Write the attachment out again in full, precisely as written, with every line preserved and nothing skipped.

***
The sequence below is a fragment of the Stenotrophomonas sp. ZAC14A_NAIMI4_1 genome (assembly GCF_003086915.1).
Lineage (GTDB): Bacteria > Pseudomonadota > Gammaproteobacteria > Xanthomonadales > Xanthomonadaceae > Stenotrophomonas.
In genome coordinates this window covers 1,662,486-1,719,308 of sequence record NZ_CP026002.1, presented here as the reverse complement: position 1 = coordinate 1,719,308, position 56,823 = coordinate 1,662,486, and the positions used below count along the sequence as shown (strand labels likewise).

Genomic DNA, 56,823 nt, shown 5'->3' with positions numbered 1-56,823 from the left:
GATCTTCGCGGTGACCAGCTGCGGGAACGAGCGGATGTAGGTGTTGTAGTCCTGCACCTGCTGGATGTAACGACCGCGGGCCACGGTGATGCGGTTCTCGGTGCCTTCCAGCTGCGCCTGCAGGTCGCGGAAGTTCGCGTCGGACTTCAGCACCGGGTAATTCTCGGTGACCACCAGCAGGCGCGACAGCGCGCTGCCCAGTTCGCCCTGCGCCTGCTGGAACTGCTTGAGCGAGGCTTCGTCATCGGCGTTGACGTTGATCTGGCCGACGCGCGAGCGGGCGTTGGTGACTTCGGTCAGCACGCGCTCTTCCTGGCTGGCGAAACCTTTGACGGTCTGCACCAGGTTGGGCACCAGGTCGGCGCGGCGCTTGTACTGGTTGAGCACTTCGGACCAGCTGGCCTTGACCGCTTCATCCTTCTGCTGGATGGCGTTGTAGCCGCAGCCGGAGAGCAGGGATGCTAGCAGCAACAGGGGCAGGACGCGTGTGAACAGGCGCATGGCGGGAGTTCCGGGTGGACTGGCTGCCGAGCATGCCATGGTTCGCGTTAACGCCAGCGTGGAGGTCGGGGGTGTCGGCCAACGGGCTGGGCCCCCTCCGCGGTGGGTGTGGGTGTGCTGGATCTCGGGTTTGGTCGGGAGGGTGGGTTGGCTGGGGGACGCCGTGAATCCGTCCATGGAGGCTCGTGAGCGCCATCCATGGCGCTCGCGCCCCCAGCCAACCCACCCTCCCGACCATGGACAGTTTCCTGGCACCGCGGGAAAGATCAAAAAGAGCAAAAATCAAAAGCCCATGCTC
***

The sequence below is a fragment of the Stenotrophomonas sp. ZAC14A_NAIMI4_1 genome (assembly GCF_003086915.1).
Lineage (GTDB): Bacteria > Pseudomonadota > Gammaproteobacteria > Xanthomonadales > Xanthomonadaceae > Stenotrophomonas.
In genome coordinates this window covers 1,662,486-1,719,308 of sequence record NZ_CP026002.1, presented here as the reverse complement: position 1 = coordinate 1,719,308, position 56,823 = coordinate 1,662,486, and the positions used below count along the sequence as shown (strand labels likewise).

Genomic DNA, 56,823 nt, shown 5'->3' with positions numbered 1-56,823 from the left:
GATCTTCGCGGTGACCAGCTGCGGGAACGAGCGGATGTAGGTGTTGTAGTCCTGCACCTGCTGGATGTAACGACCGCGGGCCACGGTGATGCGGTTCTCGGTGCCTTCCAGCTGCGCCTGCAGGTCGCGGAAGTTCGCGTCGGACTTCAGCACCGGGTAATTCTCGGTGACCACCAGCAGGCGCGACAGCGCGCTGCCCAGTTCGCCCTGCGCCTGCTGGAACTGCTTGAGCGAGGCTTCGTCATCGGCGTTGACGTTGATCTGGCCGACGCGCGAGCGGGCGTTGGTGACTTCGGTCAGCACGCGCTCTTCCTGGCTGGCGAAACCTTTGACGGTCTGCACCAGGTTGGGCACCAGGTCGGCGCGGCGCTTGTACTGGTTGAGCACTTCGGACCAGCTGGCCTTGACCGCTTCATCCTTCTGCTGGATGGCGTTGTAGCCGCAGCCGGAGAGCAGGGATGCTAGCAGCAACAGGGGCAGGACGCGTGTGAACAGGCGCATGGCGGGAGTTCCGGGTGGACTGGCTGCCGAGCATGCCATGGTTCGCGTTAACGCCAGCGTGGAGGTCGGGGGTGTCGGCCAACGGGCTGGGCCCCCTCCGCGGTGGGTGTGGGTGTGCTGGATCTCGGGTTTGGTCGGGAGGGTGGGTTGGCTGGGGGACGCCGTGAATCCGTCCATGGAGGCTCGTGAGCGCCATCCATGGCGCTCGCGCCCCCAGCCAACCCACCCTCCCGACCATGGACAGTTTCCTGGCACCGCGGGAAAGATCAAAAAGAGCAAAAATCAAAAGCCCATGCTC